Lester Mackenzie visits the Blue Zone to observe the report of the Green Climate Fund to COP28 in Dubai. Photos: Courtesy of Lester Mackenzie

[The Episcopal News] The 28th Conference of the Parties of the United Nations Framework Convention on Climate Change, or COP28, included a first-time ever faith pavilion with an intentional focus on the voices of Indigenous people, but left the Rev. Lester Mackenzie wanting “mechanisms for actionable steps,” he told a January 8 regular meeting of the Bishop’s Commission on Climate Change.

Mackenzie, who serves as rector of St. Mary’s Church in Laguna Beach, was among 21 delegates representing the office of Presiding Bishop Michael Curry at the 2023 United Nations climate change conference. COP28 was held Nov. 30 through Dec. 12 in Dubai, United Arab Emirates. Mackenzie attended the second week of the conference in person, he said.

The Episcopal Church’s presence was tangible. “We kept sharing The Episcopal Church’s mission towards collective responsibility environment for future generations,” Mackenzie said. “It was a lot of work, a lot of late nights and a lot of relationship building. It’s wonderful because it affirmed just how far we’ve come as an Episcopal Church … and how cutting edge we are in this conversation in Los Angeles.”

He added: “I want to celebrate more how much we connect with real people on the ground in local communities, not only within our Episcopal Church, but … the Anglican Communion. We had so many people coming around. We don’t celebrate enough. We don’t make people aware about that enough. We need to do that more often.”

It is the ninth year the presiding bishop has convened Episcopalians in the urgent work of climate change advocacy in the global forum, and the second time Mackenzie has attended. He was a delegate to COP24 in Poland in 2018. Mackenzie also served on the General Convention Task Force on Climate Change and Environmental Racism.

“Our time with the Rev. Lester Mackenzie was so helpful,” said Canon to the Ordinary Melissa McCarthy, who chairs the commission. “He brought us great insights from COP28 and offered some inspiring ideas about where we can go as a diocese to make a difference in the reality of climate change.”

Locally, the commission in September 2023 hosted a Climate Change Summit, and the Los Angeles diocese, at its 127th annual meeting in 2022, adopted a resolution affirming The Episcopal Church’s Covenant for Creation Care.

Among other things, that covenant includes the goals to “grow our love for the Earth and all of life through preaching, teaching, storytelling and prayer; to stand alongside marginalized, vulnerable peoples, in order to advocate and act and repair Creation and seek the liberation and flourishing of all people; and to adopt practical ways of reducing our climate and other ecological impacts and living more humbly and gently on Earth as individuals, households, congregations, institutions, and as a diocese, as guidelines for diocesan action on matters of policy, administration, and governance concerning matters of creation care and climate change.”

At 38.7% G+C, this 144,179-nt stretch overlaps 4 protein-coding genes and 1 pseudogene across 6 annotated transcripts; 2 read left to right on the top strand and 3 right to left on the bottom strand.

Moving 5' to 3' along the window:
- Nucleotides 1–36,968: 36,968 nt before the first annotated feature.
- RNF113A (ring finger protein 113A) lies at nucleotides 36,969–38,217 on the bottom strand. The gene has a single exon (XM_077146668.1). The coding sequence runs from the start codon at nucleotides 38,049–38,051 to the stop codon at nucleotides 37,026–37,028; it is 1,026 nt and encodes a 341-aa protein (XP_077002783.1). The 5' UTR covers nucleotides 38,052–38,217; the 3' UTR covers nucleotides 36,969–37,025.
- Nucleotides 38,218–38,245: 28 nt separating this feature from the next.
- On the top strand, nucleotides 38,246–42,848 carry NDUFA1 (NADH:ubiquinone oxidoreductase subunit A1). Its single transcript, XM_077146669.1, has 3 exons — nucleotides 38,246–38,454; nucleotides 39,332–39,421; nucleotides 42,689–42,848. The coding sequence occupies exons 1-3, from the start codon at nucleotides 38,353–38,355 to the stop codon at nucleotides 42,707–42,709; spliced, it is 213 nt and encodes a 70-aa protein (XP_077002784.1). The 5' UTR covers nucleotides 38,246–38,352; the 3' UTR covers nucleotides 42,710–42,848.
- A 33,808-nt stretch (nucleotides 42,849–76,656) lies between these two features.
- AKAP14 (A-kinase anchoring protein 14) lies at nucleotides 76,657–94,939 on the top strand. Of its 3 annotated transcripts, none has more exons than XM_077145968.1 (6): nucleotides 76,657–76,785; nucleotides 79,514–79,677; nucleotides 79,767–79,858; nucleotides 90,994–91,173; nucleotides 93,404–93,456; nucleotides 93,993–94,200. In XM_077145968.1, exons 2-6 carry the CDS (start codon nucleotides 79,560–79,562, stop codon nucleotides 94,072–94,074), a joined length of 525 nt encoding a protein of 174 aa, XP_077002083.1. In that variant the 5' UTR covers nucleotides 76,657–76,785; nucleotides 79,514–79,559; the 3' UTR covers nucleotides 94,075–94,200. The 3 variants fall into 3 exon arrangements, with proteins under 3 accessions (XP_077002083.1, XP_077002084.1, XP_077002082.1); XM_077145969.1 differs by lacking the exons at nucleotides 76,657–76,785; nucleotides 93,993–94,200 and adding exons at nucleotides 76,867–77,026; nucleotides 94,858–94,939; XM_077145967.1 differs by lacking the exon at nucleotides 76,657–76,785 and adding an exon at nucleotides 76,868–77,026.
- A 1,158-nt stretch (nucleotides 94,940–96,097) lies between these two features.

In The Episcopal Church policy priorities for COP28, stakeholders were urged to embrace accelerating ambition; increasing support for communities experiencing loss and damage; protect human rights and affirm environmental justice in addressing adaptation and mitigation and fulfilling climate finance commitments and strengthening mechanisms.

The churchwide Covenant for the Care of Creation invites individuals, churches, dioceses, and Episcopal institutions to commit to deeper formation, public advocacy, and mitigation. According to a release from The Episcopal Church:

  • “Over 2,000 households and congregations are measuring their carbon footprint via the Carbon Tracker.
  • We have set and are working toward churchwide goals for achieving net carbon neutrality by 2030.
  • We support rainforest protection in the Amazon and the Anglican Communion Forest initiative.
  • We are planting “Good News Gardens” and partnering locally to improve access to good, affordable food.”

The Faith Pavilion at COP28 demonstrated the influence of faith groups on the U.N.’s deliberations.

Key COP28 takeaways

Mackenzie offered the following key takeaways from the gathering:

Faith Pavilion: a first for a UN Climate Change Conference, the Faith Pavilion brought together religious and other civil society representatives, Indigenous peoples, scientists, youth, and political leaders for conversations. The pavilion was hosted by the Muslim Council of Elders in collaboration with the COP28 Presidency, the United Nations Environment Program (UNEP), and a diverse coalition of global partners including the Interfaith Center for Sustainable Development, the Episcopal Diocese of California, the International Partnership on Religion and Development (PaRD), the Peace Department, and more than 50 faith organizations.